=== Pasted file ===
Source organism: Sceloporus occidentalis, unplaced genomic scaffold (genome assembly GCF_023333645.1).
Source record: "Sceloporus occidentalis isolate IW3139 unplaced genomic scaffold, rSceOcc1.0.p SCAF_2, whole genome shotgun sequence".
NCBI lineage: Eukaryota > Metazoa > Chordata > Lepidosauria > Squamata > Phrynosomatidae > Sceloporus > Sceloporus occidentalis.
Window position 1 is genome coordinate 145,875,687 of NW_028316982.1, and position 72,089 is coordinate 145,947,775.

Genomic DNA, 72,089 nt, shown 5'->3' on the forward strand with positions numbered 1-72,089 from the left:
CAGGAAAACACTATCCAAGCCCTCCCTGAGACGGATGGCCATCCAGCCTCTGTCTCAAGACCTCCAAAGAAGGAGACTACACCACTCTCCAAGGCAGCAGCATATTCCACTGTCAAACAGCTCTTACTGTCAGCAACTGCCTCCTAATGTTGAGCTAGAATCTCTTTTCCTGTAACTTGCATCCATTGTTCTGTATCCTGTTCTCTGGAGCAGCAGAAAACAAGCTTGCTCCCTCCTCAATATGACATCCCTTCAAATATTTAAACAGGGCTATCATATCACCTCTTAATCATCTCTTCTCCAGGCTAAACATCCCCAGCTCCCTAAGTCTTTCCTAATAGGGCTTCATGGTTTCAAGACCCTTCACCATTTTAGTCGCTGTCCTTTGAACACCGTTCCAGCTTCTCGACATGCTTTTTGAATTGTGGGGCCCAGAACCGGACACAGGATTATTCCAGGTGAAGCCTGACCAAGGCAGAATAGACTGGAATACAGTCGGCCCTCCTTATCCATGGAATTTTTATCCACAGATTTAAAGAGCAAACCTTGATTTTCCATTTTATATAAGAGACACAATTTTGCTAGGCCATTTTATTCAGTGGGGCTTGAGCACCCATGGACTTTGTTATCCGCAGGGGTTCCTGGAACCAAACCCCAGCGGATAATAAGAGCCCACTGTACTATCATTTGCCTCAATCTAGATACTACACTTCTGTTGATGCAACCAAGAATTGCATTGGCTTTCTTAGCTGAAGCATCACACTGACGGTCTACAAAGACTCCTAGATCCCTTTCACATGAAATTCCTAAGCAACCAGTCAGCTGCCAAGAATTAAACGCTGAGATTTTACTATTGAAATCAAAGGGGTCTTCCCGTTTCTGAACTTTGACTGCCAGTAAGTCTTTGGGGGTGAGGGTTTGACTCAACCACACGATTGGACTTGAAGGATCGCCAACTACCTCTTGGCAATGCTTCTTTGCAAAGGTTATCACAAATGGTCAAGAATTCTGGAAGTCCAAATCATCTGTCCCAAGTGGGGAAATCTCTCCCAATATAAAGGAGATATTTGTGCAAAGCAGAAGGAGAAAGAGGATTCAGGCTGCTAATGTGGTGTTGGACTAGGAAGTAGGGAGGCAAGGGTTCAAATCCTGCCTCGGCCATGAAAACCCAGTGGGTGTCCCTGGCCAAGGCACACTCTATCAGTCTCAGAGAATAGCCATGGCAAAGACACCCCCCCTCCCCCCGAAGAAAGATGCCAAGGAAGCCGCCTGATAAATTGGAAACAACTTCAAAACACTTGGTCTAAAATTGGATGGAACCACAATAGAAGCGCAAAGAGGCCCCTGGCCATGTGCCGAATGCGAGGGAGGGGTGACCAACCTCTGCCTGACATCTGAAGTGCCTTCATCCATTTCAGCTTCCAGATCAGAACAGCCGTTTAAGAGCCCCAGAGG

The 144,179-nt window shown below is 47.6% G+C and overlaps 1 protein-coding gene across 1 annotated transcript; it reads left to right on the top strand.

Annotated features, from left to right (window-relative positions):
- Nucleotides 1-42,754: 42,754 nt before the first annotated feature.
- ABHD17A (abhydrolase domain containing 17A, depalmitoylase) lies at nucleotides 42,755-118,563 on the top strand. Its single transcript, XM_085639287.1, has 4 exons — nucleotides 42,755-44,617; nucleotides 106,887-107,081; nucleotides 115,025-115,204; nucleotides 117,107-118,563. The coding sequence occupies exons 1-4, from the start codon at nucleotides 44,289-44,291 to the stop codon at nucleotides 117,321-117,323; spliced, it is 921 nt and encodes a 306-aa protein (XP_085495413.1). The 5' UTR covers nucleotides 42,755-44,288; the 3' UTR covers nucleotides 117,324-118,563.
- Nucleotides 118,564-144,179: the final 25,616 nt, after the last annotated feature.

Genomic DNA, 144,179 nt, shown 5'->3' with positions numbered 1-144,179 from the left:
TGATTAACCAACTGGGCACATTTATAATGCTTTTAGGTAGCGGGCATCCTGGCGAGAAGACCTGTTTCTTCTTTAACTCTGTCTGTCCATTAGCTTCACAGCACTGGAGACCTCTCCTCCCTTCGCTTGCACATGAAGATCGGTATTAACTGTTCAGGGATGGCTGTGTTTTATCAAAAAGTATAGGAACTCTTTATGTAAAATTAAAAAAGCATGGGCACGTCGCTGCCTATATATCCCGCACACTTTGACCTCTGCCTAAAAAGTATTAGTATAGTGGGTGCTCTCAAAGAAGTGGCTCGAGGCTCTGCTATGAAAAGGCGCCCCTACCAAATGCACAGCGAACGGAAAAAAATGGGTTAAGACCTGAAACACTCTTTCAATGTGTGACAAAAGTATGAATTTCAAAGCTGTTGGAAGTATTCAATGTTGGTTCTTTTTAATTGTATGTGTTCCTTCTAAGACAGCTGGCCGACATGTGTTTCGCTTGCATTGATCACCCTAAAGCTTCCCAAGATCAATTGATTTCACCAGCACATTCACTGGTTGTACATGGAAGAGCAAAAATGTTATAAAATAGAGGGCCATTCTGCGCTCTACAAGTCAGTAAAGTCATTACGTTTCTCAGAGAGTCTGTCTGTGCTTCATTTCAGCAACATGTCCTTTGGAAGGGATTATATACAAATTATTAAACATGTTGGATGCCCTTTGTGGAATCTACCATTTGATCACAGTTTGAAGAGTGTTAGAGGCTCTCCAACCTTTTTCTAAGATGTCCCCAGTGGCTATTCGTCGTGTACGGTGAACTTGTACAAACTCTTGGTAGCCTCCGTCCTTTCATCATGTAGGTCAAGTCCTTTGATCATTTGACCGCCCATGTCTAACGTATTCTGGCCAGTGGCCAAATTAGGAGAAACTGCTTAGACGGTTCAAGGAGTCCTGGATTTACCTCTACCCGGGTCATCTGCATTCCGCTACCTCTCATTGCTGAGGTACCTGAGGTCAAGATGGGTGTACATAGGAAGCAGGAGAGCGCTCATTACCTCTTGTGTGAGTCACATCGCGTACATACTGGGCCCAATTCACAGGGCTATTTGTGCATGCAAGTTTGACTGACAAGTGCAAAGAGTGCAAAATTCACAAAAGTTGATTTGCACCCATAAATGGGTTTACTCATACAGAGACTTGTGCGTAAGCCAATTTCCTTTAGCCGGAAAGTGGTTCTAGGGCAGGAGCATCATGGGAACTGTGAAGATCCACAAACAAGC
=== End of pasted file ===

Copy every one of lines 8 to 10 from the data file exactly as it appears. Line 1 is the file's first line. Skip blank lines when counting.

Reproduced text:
Annotated features, from left to right (window-relative positions):
- Nucleotides 1-42,754: 42,754 nt before the first annotated feature.
- ABHD17A (abhydrolase domain containing 17A, depalmitoylase) lies at nucleotides 42,755-118,563 on the top strand. Its single transcript, XM_085639287.1, has 4 exons — nucleotides 42,755-44,617; nucleotides 106,887-107,081; nucleotides 115,025-115,204; nucleotides 117,107-118,563. The coding sequence occupies exons 1-4, from the start codon at nucleotides 44,289-44,291 to the stop codon at nucleotides 117,321-117,323; spliced, it is 921 nt and encodes a 306-aa protein (XP_085495413.1). The 5' UTR covers nucleotides 42,755-44,288; the 3' UTR covers nucleotides 117,324-118,563.